Title and Author of Paper
MapReduce: Simplified Data Processing on Large Clusters, Jeffrey Dean and Sanjay Ghemawat.
MapReduce is designed to solve the problem of processing large sets of data on a fleet of commodity hardware. In such an environment it is assumed that you may have hundreds or thousands of machines and that, at any point in time, these machines may experience failures.
The MapReduce framework hides the details of parallelizing your workflow, fault-tolerance, distributing data to workers, and load balancing behind the abstractions map and reduce. The user of MapReduce is responsible for writing these map and reduce functions, while the MapReduce library is responsible for executing that program in a distributed environment.
The computation to be performed is expressed through two functions: map and reduce. The map function takes an input key, value pair and outputs an intermediate key, value pair, while the reduce function accepts the intermediate key and a set of values for that key. The reduce function merges together these values to form a possibly smaller set of values. In effect, the map and reduce functions mimic those of the Lisp programming language where map is responsible for applying a function to a list of elements and reduce is responsible for merging a list of elements together. The difference with the MapReduce framework is it can handle lists that are too large to fit on a single machine.
Given a MapReduce program with user-defined map and reduce functions, how is that program executed using the MapReduce framework?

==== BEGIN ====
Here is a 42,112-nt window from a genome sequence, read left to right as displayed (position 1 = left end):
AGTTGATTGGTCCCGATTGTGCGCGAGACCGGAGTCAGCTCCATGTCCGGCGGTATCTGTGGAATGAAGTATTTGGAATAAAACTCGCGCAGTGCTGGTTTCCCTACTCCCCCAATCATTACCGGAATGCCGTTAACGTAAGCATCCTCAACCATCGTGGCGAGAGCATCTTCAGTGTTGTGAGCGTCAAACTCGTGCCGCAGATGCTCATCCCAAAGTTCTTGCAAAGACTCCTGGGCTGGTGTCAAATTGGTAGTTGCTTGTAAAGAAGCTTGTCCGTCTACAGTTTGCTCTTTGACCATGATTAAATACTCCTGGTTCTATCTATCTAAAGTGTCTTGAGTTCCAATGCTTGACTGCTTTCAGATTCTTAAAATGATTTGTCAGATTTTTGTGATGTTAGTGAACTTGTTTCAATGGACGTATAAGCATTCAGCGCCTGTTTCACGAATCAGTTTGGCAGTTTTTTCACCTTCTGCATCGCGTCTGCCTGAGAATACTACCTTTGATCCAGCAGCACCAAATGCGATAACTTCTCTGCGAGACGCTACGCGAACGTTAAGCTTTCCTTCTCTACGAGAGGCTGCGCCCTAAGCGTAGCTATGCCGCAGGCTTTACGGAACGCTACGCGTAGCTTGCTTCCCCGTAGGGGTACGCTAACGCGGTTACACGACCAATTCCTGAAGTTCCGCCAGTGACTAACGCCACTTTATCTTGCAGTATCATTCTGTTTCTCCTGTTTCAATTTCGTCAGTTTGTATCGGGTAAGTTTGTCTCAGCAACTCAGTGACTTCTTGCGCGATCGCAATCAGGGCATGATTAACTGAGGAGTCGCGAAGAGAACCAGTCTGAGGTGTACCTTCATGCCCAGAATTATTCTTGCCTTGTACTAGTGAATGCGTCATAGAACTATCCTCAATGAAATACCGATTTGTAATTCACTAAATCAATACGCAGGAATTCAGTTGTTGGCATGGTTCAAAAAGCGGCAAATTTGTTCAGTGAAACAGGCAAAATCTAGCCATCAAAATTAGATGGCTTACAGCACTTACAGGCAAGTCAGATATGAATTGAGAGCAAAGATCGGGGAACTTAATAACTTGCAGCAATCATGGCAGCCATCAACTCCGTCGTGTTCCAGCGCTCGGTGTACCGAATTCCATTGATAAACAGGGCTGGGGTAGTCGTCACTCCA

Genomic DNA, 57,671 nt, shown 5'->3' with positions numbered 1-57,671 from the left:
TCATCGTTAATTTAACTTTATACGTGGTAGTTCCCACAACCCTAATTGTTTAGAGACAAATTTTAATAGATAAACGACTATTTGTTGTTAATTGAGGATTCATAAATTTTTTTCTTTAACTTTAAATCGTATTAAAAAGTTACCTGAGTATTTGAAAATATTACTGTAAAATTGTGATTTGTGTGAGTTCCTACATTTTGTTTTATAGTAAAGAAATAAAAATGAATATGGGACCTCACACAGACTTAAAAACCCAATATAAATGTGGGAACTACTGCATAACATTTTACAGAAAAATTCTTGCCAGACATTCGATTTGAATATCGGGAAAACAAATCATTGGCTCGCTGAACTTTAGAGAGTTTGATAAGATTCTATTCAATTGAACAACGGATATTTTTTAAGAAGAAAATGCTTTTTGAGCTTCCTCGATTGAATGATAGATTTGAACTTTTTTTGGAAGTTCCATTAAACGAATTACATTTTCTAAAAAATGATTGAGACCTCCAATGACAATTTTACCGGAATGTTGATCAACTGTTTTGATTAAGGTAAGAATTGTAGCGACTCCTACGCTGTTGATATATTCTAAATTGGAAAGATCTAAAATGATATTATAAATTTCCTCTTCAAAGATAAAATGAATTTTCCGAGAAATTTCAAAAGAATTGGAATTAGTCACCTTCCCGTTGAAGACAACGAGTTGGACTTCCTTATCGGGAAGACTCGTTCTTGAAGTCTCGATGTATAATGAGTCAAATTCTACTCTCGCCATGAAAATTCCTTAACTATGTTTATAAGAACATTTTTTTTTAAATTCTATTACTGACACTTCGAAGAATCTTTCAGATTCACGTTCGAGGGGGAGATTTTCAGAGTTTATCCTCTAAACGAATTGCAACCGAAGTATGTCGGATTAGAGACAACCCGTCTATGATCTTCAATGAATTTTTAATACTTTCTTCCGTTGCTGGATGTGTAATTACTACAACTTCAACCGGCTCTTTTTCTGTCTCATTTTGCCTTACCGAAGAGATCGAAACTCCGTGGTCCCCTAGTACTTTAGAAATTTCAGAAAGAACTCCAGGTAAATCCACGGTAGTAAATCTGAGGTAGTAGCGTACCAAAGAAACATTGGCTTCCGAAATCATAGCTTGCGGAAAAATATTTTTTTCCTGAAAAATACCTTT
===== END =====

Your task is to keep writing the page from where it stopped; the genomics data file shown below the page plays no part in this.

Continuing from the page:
To begin, the framework partitions the input data set into M pieces or splits to be processed by different machines. After splitting the input data, multiple copies of the MapReduce program are started on a cluster of worker machines and a single master machine. The master is responsible for assigning work to the worker machines. To start the computation, the master assigns one of the M map tasks to each idle worker.
When a worker receives a map task, it reads the contents of the corresponding input split, parsing the key-value pairs out of the input split and outputting intermediate key-value pairs by invoking the user-defined map function. The intermediate results are kept in memory and periodically flushed to local disk. The location of these results are passed back to the master machine, who forwards these locations to worker machines to run the reduce function.
When a worker receives a reduce task, it reads the intermediate data using RPC calls to the map workers. The reduce function then sorts the data by key and then iterates over this sorted data, invoking the user’s reduce function for each element. The output of the reduce function is appended to a final output file for this partition of the data.
The MapReduce framework handles errors by restarting worker machines. Since the results of a map worker are stored on local disk, if that machine goes down the results are lost — the master is responsible for scheduling that piece of work on a new worker machine.
The MapReduce framework depends on two systems for proper operation. The first is a distributed file system for storing input and output data from MapReduce programs. The second is a scheduling system for managing a cluster of machines.